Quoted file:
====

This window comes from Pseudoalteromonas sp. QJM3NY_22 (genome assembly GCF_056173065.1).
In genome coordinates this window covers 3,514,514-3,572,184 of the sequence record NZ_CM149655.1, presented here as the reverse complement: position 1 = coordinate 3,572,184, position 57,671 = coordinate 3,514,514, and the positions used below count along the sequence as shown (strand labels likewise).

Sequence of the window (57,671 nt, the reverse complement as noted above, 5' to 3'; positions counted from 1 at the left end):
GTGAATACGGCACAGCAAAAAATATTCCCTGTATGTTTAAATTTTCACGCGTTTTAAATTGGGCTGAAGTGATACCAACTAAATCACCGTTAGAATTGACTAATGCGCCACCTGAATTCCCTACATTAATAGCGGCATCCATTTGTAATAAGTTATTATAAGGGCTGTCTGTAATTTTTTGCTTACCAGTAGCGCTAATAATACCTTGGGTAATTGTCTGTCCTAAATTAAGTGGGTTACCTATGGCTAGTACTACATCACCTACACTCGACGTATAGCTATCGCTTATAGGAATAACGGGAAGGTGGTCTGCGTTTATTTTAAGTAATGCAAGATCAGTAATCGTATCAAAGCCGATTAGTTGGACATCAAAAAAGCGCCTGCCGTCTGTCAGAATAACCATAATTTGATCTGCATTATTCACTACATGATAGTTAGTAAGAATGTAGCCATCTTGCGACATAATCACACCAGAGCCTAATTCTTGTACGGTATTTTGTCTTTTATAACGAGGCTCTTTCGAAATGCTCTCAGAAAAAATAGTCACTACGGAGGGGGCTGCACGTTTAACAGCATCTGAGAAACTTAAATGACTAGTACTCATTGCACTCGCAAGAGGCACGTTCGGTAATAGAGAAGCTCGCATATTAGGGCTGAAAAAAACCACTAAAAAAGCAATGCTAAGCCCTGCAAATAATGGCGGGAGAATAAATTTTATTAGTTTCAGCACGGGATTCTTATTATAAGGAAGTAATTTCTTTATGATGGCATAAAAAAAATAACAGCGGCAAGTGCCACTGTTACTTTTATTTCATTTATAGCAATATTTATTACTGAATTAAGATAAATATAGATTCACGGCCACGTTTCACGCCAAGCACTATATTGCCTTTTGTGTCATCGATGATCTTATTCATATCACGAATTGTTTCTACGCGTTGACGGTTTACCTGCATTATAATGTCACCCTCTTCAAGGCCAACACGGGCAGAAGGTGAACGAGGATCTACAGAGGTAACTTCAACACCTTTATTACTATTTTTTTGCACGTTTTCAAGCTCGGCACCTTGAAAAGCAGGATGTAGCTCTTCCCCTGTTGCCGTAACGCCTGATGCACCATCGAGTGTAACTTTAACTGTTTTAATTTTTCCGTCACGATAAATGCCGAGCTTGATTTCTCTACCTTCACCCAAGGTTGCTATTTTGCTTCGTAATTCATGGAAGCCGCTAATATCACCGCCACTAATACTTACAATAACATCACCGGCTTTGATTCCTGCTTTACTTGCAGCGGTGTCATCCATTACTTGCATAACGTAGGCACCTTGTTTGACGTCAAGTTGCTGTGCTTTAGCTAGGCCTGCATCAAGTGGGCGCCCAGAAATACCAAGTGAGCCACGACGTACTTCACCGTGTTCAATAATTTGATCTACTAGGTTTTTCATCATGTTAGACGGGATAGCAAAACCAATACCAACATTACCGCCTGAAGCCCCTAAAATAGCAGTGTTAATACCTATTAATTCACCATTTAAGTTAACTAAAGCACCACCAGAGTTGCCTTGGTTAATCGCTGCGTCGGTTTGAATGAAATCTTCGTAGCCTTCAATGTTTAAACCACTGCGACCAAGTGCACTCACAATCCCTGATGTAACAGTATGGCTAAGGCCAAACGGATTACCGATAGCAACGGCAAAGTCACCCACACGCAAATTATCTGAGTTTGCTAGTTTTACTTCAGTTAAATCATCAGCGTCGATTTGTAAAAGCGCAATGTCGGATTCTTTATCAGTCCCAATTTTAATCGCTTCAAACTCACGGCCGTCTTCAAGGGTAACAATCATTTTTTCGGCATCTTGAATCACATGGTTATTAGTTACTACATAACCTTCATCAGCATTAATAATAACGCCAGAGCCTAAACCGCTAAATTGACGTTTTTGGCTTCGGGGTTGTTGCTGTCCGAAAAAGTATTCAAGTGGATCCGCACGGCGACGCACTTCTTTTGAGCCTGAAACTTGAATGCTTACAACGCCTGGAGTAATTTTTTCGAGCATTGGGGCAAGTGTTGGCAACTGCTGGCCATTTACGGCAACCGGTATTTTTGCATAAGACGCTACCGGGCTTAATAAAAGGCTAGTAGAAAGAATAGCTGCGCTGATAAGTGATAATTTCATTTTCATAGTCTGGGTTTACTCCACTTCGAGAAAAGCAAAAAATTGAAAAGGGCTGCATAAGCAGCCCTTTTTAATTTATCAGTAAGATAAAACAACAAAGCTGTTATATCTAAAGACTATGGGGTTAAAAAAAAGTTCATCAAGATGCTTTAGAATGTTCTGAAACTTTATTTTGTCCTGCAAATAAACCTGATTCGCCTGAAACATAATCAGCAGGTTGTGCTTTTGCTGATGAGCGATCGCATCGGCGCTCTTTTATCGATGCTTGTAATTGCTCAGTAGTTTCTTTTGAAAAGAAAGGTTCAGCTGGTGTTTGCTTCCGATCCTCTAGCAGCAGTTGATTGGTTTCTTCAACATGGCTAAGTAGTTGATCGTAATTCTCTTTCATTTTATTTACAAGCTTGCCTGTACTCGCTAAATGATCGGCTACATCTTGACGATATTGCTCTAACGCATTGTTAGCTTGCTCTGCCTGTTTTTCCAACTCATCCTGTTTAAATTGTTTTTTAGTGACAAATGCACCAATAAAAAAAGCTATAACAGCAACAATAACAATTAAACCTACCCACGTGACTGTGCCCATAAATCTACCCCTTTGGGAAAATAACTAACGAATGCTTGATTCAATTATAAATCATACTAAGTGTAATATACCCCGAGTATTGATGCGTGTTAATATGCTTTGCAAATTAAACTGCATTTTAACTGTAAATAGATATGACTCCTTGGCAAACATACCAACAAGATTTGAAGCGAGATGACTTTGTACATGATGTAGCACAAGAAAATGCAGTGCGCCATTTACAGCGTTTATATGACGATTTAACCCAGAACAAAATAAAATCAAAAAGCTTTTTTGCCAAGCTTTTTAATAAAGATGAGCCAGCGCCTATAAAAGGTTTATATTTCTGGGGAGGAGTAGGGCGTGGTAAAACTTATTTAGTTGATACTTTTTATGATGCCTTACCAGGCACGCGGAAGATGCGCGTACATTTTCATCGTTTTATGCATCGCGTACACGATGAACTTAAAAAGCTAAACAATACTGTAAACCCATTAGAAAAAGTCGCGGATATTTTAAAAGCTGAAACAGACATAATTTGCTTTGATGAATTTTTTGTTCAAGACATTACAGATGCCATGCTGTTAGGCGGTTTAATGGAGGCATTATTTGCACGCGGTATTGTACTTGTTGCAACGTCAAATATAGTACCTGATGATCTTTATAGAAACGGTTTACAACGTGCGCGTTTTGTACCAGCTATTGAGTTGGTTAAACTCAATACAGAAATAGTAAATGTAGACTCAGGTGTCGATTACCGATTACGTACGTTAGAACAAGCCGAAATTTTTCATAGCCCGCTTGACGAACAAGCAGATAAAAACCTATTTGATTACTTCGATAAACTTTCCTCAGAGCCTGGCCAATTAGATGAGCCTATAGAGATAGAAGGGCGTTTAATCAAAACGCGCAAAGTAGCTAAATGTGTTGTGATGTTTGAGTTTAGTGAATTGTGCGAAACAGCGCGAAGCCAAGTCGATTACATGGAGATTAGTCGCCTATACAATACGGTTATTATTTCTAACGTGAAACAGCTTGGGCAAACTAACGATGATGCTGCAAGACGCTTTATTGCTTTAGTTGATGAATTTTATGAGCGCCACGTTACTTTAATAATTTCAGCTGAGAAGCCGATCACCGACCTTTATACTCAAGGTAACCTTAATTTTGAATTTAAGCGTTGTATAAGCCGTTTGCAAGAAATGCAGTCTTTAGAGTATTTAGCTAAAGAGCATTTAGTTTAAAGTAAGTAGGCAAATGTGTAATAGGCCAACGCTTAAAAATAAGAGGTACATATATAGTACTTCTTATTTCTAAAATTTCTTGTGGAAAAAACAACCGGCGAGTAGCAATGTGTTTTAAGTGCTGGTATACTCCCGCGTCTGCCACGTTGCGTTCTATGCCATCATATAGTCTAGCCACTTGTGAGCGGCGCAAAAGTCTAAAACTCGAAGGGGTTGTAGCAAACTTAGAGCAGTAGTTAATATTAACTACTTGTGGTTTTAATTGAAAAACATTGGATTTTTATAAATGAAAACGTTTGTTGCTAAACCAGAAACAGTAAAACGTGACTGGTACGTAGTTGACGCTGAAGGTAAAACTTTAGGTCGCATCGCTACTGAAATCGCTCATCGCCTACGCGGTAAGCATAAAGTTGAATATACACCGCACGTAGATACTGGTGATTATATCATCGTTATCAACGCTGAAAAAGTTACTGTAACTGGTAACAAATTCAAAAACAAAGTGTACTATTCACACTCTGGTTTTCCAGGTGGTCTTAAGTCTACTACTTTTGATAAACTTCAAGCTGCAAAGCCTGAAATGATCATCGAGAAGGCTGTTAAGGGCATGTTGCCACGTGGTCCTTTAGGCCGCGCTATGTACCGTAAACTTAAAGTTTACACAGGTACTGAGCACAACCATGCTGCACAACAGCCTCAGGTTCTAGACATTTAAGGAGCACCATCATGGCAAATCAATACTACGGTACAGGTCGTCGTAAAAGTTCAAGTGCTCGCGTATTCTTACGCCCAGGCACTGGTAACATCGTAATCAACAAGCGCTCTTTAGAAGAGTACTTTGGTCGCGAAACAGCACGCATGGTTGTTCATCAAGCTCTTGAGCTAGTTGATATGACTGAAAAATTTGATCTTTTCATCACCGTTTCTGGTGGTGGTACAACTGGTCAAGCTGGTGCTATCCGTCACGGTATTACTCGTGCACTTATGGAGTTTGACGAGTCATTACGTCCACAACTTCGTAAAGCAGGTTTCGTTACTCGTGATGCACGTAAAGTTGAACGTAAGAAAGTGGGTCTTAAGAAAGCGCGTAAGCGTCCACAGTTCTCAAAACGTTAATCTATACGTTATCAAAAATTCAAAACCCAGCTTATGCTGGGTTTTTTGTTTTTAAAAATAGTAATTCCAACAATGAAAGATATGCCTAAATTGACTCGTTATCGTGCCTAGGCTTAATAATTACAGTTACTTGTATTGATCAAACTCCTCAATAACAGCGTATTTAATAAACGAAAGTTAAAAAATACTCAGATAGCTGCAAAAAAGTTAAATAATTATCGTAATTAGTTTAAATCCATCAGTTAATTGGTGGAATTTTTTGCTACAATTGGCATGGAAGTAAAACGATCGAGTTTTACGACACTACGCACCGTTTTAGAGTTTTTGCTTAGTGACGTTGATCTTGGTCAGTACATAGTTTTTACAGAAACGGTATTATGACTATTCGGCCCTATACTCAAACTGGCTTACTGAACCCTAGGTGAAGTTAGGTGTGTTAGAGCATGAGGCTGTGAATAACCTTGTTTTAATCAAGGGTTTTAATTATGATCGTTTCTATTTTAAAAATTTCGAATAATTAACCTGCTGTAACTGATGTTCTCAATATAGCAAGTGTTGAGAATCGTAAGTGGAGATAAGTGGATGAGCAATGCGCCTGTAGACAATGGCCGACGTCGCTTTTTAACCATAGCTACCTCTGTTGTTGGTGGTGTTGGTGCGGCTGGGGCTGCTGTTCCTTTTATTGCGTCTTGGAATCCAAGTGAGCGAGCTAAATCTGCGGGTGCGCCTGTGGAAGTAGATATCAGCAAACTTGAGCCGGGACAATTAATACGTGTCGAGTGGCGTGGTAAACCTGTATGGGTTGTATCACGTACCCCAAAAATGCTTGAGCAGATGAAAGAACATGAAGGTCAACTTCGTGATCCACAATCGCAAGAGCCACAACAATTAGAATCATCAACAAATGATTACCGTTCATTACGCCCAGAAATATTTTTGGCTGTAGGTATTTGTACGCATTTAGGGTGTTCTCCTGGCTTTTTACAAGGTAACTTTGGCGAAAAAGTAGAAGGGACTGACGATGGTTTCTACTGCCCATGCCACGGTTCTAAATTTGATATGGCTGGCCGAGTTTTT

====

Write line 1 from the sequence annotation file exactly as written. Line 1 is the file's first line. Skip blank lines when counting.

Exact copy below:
This window comes from Pseudoalteromonas sp. QJM3NY_22 (genome assembly GCF_056173065.1).